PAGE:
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Ecological Restoration of Headwaters in a Rural Landscape (Normandy, France): A Passive Approach Taking Hedge Networks into Account for Riparian Tree Recruitment

Authors

  • Guillaume Forget,

    Corresponding author
    • INRA, UMR 985 ESE, Ecology & Ecosystem Health, 65 rue de Saint-Brieuc, CS 84215-35042 Rennes Cedex, France
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  • Clélia Carreau,

    1. INRA, Agrocampus Ouest, UMR 985 ESE, Ecology & Ecosystem Health, 65 rue de Saint-Brieuc, CS 84215-35042 Rennes Cedex, France
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  • Didier Le Coeur,

    1. INRA, SAD Agrocampus Ouest, 65 rue de Saint-Brieuc, CS 84215-35042 Rennes Cedex, France
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  • Ivan Bernez

    Corresponding author
    1. INRA, Agrocampus Ouest, UMR 985 ESE, Ecology & Ecosystem Health, 65 rue de Saint-Brieuc, CS 84215-35042 Rennes Cedex, France
    • INRA, UMR 985 ESE, Ecology & Ecosystem Health, 65 rue de Saint-Brieuc, CS 84215-35042 Rennes Cedex, France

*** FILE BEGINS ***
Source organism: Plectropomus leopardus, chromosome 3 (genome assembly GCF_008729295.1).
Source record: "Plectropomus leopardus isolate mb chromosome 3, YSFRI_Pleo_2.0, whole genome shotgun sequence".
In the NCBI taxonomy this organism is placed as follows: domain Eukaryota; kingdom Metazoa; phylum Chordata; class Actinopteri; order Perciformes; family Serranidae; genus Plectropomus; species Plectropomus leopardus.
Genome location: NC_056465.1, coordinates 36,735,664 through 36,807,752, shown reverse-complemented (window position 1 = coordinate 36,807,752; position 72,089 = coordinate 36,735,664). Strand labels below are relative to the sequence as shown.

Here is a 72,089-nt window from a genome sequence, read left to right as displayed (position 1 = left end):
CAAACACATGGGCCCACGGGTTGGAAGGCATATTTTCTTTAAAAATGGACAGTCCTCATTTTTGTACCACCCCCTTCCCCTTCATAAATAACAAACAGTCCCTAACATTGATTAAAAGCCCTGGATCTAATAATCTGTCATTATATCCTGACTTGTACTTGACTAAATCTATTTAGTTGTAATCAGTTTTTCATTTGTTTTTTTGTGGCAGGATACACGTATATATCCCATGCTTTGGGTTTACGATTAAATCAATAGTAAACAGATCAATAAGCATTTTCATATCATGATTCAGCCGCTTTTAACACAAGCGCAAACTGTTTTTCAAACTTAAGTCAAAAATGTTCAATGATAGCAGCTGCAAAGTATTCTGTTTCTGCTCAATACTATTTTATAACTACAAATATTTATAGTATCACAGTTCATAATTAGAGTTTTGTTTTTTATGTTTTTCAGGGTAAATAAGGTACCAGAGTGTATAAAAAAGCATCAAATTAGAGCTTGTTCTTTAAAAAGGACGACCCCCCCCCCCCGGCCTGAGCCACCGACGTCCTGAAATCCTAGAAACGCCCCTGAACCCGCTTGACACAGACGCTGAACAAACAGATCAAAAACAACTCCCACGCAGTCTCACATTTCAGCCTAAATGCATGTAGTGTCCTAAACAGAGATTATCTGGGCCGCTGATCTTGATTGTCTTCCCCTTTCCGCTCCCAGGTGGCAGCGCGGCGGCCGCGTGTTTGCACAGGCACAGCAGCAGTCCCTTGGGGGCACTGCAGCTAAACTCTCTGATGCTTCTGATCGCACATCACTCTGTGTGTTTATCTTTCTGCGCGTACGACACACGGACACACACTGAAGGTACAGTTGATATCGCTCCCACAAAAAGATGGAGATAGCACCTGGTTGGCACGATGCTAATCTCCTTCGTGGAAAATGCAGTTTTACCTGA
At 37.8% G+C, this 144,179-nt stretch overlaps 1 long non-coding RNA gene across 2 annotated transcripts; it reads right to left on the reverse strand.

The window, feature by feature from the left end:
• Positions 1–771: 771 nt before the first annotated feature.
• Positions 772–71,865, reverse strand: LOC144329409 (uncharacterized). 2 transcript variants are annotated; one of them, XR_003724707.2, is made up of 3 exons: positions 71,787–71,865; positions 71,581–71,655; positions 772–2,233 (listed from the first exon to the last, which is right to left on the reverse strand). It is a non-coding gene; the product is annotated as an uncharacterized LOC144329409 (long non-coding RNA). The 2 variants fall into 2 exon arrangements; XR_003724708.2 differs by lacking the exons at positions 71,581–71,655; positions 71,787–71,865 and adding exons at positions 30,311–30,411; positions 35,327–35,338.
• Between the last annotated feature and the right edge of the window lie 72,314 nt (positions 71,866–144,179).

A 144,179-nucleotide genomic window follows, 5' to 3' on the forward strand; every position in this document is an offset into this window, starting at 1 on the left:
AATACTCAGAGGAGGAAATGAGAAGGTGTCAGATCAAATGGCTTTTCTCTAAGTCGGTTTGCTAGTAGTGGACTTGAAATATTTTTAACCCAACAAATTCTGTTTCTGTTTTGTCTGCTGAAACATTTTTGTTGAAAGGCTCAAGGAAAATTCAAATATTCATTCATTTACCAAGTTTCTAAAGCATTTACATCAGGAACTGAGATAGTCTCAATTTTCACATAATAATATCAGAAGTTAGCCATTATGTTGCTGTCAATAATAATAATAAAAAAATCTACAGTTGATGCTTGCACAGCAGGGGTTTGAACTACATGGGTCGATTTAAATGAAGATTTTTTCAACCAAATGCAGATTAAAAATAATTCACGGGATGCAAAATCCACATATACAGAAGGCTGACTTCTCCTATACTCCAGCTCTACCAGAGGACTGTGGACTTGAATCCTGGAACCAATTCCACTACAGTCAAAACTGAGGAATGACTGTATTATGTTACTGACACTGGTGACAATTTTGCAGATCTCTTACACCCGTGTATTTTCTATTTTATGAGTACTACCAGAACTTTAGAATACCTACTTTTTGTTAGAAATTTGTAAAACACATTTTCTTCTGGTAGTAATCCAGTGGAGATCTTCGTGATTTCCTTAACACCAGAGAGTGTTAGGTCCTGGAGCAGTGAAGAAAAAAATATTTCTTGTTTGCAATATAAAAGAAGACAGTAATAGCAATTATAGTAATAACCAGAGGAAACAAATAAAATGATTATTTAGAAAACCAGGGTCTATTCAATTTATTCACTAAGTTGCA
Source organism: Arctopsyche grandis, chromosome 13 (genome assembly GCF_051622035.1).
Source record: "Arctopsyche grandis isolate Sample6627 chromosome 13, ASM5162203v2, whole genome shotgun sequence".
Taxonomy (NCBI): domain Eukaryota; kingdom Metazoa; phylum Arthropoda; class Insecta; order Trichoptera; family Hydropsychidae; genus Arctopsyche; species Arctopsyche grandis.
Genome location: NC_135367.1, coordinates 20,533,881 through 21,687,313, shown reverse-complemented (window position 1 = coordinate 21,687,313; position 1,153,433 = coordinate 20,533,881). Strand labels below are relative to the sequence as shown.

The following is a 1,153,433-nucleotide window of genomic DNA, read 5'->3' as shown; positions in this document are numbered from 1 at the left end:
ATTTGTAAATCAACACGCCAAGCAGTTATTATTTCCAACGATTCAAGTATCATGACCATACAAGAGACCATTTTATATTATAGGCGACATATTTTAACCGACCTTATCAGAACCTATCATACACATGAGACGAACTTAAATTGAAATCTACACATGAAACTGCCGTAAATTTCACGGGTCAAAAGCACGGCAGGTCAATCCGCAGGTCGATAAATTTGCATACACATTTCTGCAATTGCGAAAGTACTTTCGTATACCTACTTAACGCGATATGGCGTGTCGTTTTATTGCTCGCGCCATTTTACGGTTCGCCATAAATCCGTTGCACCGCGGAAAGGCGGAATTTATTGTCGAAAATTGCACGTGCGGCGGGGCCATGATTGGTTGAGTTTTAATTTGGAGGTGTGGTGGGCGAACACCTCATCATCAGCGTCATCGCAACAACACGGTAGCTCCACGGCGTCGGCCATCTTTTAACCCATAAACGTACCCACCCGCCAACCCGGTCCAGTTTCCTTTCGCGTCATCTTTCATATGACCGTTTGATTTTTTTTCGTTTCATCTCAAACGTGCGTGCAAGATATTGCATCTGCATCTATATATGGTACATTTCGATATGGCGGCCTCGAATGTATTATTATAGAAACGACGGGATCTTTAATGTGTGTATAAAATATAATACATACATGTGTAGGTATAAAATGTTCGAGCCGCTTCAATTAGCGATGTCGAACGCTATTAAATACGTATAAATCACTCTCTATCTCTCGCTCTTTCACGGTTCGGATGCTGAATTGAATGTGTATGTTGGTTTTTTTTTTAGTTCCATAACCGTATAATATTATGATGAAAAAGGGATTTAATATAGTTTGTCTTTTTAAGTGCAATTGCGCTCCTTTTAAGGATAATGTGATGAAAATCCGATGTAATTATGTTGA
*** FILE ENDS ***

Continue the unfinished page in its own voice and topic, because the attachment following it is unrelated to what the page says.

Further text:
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G. Forget, email Guiforget@gmail.com; I. Bernez, email Ivan.Bernez@agrocampus-ouest.fr

Abstract

The safeguard of riparian ecosystems is a major field of study in the understanding and maintenance of the ecological health of rivers. Vegetation communities found on these ecotones ensure essential functions such as limitation of river bank erosion and protection of rivers from pollutants. The aim of our study is to investigate the potential for natural regeneration of trees on river banks after passive restoration. We have also studied the influence of landscape on recolonization through the analysis of the influence of hedge networks. Our study takes place on headwaters in Normandy (France) on Vallée-Aux-Berges, a stream, which has been passively restored for the last 6 years. As passive restoration removes stresses (heavy trampling and grazing) caused by cattle on river banks, we expect it to help the growth of natural plant communities. The condition of this stream—from the start of restoration work to the present—is compared to another one in the same catchment considered to be ecologically healthy. Our results suggest that passive restoration leads to an increase in tree cover on river banks and contributes to the improvement of the banks' physical integrity. Landscape structure seems to be a major factor for this recolonization: the more the stream is surrounded by hedge networks, the more the recolonization by trees on banks is effective. These results indicate that the influence of landscape structure should be considered in future restoration management in similar headwaters.

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